Matt Cutts says brands are safe from search ranking penalties if they have web content on multiple domains (for a good reason).

In the latest Google Webmaster Help Channel video, Search Engineer Matt Cutts explained the difference between duplicate web content and sites that use more than one domain, especially if it provides users with better experiences. Specifically, Cutts reported that companies aren’t likely to be penalized if they publish content on IPv4 and IPv6 domains or multiple international sites. This underscores a point Google has been pushing all year – it should be easy for sites to avoid penalties if they aren’t doing anything glaringly spammy.

“IPv4 is an IP address that’s specific with four octets and IPv6 is specified with six identifiers like that, and you’re basically just serving up the same content on IPv4 and IPv6. Don’t worry about being tagged with duplicate content,” Cutts advised.

According to Google’s Webmaster Guidelines, duplicate content includes automatically generated text and information that’s been scraped from other sites or generic copy. The search engine also punishes domains that use generic digital content to populate their pages instead of creating high-quality, original articles.

This is separate from sites that serve international audiences, and therefore distribute their content on different domains for their intended prospects.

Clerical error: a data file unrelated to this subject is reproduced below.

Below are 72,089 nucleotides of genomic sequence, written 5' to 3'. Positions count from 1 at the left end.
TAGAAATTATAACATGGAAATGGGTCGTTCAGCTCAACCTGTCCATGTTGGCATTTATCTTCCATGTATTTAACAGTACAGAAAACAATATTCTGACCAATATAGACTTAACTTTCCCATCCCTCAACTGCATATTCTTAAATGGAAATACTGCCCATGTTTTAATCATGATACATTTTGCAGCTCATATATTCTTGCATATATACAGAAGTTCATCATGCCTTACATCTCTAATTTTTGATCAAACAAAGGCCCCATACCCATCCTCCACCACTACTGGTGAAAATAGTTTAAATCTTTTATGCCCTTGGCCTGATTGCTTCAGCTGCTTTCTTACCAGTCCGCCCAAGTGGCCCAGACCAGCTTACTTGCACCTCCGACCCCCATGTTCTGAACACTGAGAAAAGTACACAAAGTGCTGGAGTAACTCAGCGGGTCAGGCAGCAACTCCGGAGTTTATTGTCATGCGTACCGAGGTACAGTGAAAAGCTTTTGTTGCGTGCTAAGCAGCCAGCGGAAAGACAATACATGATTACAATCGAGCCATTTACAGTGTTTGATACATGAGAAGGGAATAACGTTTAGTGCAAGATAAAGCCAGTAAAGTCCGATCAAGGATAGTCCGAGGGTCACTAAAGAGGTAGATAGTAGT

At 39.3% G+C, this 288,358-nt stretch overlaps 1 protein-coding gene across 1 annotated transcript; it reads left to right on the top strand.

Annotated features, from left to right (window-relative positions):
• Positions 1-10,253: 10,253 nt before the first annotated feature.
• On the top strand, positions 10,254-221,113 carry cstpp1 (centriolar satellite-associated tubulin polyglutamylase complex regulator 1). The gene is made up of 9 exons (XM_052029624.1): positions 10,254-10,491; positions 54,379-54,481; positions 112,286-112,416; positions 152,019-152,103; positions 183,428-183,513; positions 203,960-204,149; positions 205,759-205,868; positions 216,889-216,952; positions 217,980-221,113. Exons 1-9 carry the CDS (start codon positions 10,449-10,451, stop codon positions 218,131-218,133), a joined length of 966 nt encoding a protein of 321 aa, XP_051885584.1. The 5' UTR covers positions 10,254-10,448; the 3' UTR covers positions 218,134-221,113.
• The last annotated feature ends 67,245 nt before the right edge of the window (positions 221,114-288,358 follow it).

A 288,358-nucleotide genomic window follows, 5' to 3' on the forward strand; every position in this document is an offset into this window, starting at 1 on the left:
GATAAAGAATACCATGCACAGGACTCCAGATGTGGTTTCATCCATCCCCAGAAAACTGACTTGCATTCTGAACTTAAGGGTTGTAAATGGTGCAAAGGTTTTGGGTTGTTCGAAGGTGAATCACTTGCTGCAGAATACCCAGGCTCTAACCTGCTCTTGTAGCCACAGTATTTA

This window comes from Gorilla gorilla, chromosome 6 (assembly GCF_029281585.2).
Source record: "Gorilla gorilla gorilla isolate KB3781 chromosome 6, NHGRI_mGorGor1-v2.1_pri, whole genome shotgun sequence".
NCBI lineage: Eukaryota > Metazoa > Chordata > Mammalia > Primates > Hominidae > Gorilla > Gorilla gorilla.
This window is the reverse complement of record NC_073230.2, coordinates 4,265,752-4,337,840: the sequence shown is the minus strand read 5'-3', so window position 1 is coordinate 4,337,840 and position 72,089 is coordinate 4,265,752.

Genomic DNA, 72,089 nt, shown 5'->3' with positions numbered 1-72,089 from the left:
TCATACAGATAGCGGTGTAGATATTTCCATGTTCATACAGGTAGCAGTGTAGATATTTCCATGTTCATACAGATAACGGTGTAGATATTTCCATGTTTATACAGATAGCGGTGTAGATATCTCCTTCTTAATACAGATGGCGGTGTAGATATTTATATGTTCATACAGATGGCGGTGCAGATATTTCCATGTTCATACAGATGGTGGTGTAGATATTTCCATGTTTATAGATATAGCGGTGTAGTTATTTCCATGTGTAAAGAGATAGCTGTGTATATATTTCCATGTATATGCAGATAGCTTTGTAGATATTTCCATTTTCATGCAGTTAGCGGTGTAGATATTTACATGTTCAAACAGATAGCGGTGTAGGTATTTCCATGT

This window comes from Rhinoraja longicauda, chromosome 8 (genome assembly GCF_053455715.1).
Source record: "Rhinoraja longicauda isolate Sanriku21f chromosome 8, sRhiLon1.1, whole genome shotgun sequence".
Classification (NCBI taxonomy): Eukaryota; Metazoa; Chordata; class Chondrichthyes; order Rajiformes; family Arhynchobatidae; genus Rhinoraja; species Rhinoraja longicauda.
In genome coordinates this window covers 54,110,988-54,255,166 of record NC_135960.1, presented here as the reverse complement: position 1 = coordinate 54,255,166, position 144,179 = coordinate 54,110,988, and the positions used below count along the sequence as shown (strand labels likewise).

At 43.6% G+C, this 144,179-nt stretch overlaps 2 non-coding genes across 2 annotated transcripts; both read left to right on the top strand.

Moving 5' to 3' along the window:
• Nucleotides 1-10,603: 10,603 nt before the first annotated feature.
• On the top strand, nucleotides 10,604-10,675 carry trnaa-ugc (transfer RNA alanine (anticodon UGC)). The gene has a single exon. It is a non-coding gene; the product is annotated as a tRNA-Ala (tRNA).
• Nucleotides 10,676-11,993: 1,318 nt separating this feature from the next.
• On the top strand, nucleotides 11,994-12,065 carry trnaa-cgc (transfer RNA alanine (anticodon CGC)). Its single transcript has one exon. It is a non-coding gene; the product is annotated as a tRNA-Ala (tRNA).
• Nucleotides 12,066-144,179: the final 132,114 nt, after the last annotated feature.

Matt Cutts explains why multiple domains don't necessarily fall under the duplicate web content category.

“Spammers are very rarely the sorts of people who actually buy multiple domains on different country-level domains and try to have that sort of experience … that’s very rarely an issue for ranking,” said Cutts.

Brafton recently covered a separate update from the search engine that shared a similar message about safe practices. Unless marketers are using the “no-follow” tag to prevent links from passing Pagerank excessively, in a way that’s manipulative or malevolent, it’s a Google-approved way to share links.

Rather than worrying about extreme SEO tactics that might fall under an algorithmic penalty, Cutts says marketers are better off focusing on content quality and giving prospects excellent on-site experiences. For now, the best way to do that is to create a range of content that engages visitors across touchpoints, from informative articles and attractive infographics to interactive video clips and compelling social content.

Lauren Kaye is a Marketing Editor at Brafton Inc. She studied creative and technical writing at Virginia Tech before pursuing the digital frontier and finding content marketing was the best place to put her passions to work. Lauren also writes creative short fiction, hikes in New England and appreciates a good book recommendation.